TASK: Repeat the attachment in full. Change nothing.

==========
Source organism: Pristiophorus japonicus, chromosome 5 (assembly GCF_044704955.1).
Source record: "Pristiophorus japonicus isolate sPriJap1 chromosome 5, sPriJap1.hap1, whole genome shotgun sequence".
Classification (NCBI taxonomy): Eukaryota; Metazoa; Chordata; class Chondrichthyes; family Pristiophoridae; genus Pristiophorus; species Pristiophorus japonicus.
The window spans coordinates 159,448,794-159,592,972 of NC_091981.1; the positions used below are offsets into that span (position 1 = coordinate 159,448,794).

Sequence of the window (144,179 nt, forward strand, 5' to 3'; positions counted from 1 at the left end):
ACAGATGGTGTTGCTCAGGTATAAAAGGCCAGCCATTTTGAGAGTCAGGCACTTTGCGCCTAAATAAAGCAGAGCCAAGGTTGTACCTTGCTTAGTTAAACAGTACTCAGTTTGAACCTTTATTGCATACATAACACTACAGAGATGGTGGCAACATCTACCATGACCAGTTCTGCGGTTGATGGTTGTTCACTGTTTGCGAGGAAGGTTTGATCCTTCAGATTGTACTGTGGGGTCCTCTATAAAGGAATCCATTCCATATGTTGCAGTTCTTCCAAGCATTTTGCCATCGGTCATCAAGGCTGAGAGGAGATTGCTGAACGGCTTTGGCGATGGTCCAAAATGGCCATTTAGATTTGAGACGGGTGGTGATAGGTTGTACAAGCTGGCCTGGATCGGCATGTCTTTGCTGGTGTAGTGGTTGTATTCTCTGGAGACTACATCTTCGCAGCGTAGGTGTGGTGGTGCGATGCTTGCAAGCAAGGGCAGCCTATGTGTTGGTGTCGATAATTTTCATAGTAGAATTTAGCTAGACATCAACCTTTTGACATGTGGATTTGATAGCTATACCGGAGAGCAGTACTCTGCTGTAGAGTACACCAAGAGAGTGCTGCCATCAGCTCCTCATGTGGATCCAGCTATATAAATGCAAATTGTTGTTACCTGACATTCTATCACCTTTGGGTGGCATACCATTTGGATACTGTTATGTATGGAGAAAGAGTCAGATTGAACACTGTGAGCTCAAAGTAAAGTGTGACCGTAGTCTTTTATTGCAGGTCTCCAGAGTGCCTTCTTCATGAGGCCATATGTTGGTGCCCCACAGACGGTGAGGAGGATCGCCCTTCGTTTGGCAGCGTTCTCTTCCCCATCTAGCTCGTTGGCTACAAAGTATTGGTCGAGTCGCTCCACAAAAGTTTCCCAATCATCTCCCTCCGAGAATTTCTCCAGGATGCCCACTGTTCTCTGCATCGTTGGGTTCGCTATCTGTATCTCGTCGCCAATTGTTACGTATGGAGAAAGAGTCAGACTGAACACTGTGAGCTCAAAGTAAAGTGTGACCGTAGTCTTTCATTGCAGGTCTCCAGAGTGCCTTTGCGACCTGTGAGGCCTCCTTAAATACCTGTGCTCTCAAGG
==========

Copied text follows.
Source organism: Pristiophorus japonicus, chromosome 5 (assembly GCF_044704955.1).
Source record: "Pristiophorus japonicus isolate sPriJap1 chromosome 5, sPriJap1.hap1, whole genome shotgun sequence".
Classification (NCBI taxonomy): Eukaryota; Metazoa; Chordata; class Chondrichthyes; family Pristiophoridae; genus Pristiophorus; species Pristiophorus japonicus.
The window spans coordinates 159,448,794-159,592,972 of NC_091981.1; the positions used below are offsets into that span (position 1 = coordinate 159,448,794).

Sequence of the window (144,179 nt, forward strand, 5' to 3'; positions counted from 1 at the left end):
ACAGATGGTGTTGCTCAGGTATAAAAGGCCAGCCATTTTGAGAGTCAGGCACTTTGCGCCTAAATAAAGCAGAGCCAAGGTTGTACCTTGCTTAGTTAAACAGTACTCAGTTTGAACCTTTATTGCATACATAACACTACAGAGATGGTGGCAACATCTACCATGACCAGTTCTGCGGTTGATGGTTGTTCACTGTTTGCGAGGAAGGTTTGATCCTTCAGATTGTACTGTGGGGTCCTCTATAAAGGAATCCATTCCATATGTTGCAGTTCTTCCAAGCATTTTGCCATCGGTCATCAAGGCTGAGAGGAGATTGCTGAACGGCTTTGGCGATGGTCCAAAATGGCCATTTAGATTTGAGACGGGTGGTGATAGGTTGTACAAGCTGGCCTGGATCGGCATGTCTTTGCTGGTGTAGTGGTTGTATTCTCTGGAGACTACATCTTCGCAGCGTAGGTGTGGTGGTGCGATGCTTGCAAGCAAGGGCAGCCTATGTGTTGGTGTCGATAATTTTCATAGTAGAATTTAGCTAGACATCAACCTTTTGACATGTGGATTTGATAGCTATACCGGAGAGCAGTACTCTGCTGTAGAGTACACCAAGAGAGTGCTGCCATCAGCTCCTCATGTGGATCCAGCTATATAAATGCAAATTGTTGTTACCTGACATTCTATCACCTTTGGGTGGCATACCATTTGGATACTGTTATGTATGGAGAAAGAGTCAGATTGAACACTGTGAGCTCAAAGTAAAGTGTGACCGTAGTCTTTTATTGCAGGTCTCCAGAGTGCCTTCTTCATGAGGCCATATGTTGGTGCCCCACAGACGGTGAGGAGGATCGCCCTTCGTTTGGCAGCGTTCTCTTCCCCATCTAGCTCGTTGGCTACAAAGTATTGGTCGAGTCGCTCCACAAAAGTTTCCCAATCATCTCCCTCCGAGAATTTCTCCAGGATGCCCACTGTTCTCTGCATCGTTGGGTTCGCTATCTGTATCTCGTCGCCAATTGTTACGTATGGAGAAAGAGTCAGACTGAACACTGTGAGCTCAAAGTAAAGTGTGACCGTAGTCTTTCATTGCAGGTCTCCAGAGTGCCTTTGCGACCTGTGAGGCCTCCTTAAATACCTGTGCTCTCAAGG